Infection and Immunity vol:74 issue:5 pages:2751-2759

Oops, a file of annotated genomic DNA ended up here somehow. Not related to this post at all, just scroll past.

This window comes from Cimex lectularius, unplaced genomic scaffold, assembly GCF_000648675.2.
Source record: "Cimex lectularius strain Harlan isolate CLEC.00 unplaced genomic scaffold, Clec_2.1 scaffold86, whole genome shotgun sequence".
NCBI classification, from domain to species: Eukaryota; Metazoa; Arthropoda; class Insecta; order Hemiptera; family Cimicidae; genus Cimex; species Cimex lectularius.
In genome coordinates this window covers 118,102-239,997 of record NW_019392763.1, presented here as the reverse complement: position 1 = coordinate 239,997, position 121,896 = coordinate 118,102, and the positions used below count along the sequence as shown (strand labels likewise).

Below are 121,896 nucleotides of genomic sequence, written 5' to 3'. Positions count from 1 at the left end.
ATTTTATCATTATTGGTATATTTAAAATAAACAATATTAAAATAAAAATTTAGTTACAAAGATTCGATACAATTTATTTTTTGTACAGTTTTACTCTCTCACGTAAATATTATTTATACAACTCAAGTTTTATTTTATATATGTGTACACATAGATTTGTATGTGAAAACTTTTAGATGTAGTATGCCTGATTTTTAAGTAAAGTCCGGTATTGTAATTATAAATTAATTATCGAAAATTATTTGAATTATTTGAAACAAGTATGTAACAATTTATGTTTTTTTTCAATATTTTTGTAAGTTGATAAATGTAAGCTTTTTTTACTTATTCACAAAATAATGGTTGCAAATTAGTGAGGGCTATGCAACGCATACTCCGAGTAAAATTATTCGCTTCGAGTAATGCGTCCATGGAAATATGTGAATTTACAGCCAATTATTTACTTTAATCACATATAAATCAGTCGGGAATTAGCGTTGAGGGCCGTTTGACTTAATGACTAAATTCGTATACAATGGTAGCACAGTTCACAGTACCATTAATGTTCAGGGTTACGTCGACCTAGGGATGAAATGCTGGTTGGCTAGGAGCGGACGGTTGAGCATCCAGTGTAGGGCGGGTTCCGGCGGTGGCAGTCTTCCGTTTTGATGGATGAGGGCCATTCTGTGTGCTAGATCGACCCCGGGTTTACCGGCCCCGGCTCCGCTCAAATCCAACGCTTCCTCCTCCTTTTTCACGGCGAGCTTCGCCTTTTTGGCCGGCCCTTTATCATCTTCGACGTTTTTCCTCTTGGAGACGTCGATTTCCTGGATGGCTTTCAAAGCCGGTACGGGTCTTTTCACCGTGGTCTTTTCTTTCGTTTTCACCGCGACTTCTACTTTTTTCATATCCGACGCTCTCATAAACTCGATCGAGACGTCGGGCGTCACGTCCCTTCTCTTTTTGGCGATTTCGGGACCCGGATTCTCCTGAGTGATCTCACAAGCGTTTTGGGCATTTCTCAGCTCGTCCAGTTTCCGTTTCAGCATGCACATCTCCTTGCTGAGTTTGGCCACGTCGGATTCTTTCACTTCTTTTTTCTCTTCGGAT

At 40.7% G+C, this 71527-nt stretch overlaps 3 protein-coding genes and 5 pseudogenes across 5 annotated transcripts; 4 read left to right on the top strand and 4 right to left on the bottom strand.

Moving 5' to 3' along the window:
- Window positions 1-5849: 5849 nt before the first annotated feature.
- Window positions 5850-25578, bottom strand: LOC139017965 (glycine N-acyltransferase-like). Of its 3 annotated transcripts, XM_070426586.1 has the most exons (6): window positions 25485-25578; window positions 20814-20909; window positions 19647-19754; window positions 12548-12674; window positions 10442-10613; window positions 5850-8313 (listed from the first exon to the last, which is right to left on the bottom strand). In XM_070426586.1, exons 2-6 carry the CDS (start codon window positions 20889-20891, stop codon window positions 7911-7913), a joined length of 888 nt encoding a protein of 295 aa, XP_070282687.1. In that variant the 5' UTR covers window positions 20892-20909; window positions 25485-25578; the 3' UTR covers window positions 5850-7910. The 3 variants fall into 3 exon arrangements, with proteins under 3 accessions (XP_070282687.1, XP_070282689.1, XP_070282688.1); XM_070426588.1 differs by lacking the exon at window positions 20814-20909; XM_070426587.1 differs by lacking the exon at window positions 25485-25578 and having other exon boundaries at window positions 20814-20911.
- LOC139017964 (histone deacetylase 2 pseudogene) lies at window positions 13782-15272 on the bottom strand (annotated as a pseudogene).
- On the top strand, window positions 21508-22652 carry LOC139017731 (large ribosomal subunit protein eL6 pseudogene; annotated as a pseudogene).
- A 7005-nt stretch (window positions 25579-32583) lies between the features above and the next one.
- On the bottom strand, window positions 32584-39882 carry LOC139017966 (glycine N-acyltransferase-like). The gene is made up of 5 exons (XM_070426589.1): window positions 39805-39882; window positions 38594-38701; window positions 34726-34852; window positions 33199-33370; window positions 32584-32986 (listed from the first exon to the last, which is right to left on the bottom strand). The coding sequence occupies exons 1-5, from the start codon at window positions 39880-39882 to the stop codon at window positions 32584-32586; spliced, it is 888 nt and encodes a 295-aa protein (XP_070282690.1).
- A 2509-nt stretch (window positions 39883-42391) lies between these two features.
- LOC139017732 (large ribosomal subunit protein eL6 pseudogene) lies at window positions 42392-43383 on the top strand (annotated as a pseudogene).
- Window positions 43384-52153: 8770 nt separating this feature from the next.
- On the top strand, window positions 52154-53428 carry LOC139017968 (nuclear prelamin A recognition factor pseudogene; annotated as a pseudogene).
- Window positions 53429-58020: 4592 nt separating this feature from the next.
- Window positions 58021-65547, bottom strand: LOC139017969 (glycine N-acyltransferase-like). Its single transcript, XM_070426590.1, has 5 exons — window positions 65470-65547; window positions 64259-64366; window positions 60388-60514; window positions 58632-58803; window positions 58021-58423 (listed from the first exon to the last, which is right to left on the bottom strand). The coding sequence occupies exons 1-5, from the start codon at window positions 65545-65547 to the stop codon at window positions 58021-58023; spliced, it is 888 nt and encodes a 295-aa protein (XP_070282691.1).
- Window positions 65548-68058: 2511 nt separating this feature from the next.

Reactivation tuberculosis (TB) is a serious problem in immunocompromised individuals, especially those with human immunodeficiency virus (HIV) coinfection. The adaptive immune response mediated by CD4(+) and CD8(+) T cells is known to confer protection against TB. Hence, vaccines against TB are designed to activate these two components of the immune system. Anti-TB DNA vaccines encoding the immunodominant proteins Ag85A, Ag85B, and PstS-3 from Mycobacterium tuberculosis are ineffective in mice lacking CD4(+) T cells (CD4(-/-) mice). In this study, we demonstrate that reconstitution of the T-cell compartment in CD4(-/-) mice restores vaccine-specific antibody and gamma interferon (IFN-gamma) responses to these DNA vaccines. The magnitude of the immune responses correlated with the extent of reconstitution of the CD4(+)-T-cell compartment. Reconstituted mice vaccinated with DNA encoding PstS-3, known to encode a dominant D-b-restricted CD8(+)-T-cell epitope, displayed CD8(+)-T-cell responses not observed in CD4(-/-) mice. M. tuberculosis challenge in reconstituted mice led to the extravasation of IFN-gamma-producing CD4(+) and CD8(+) T cells into lungs, the primary site of bacterial replication. Importantly, a reconstitution of 12 to 15% of the CD4(+)-T-cell compartment resulted in Ag85B plasmid DNA-mediated protection against a challenge M. tuberculosis infection. Our findings provide evidence that anti-TB DNA vaccines could be effective in immunodeficient individuals after CD4(+)-T-lymphocyte reconstitution, as may occur following antiretroviral therapy in HIV+ patients.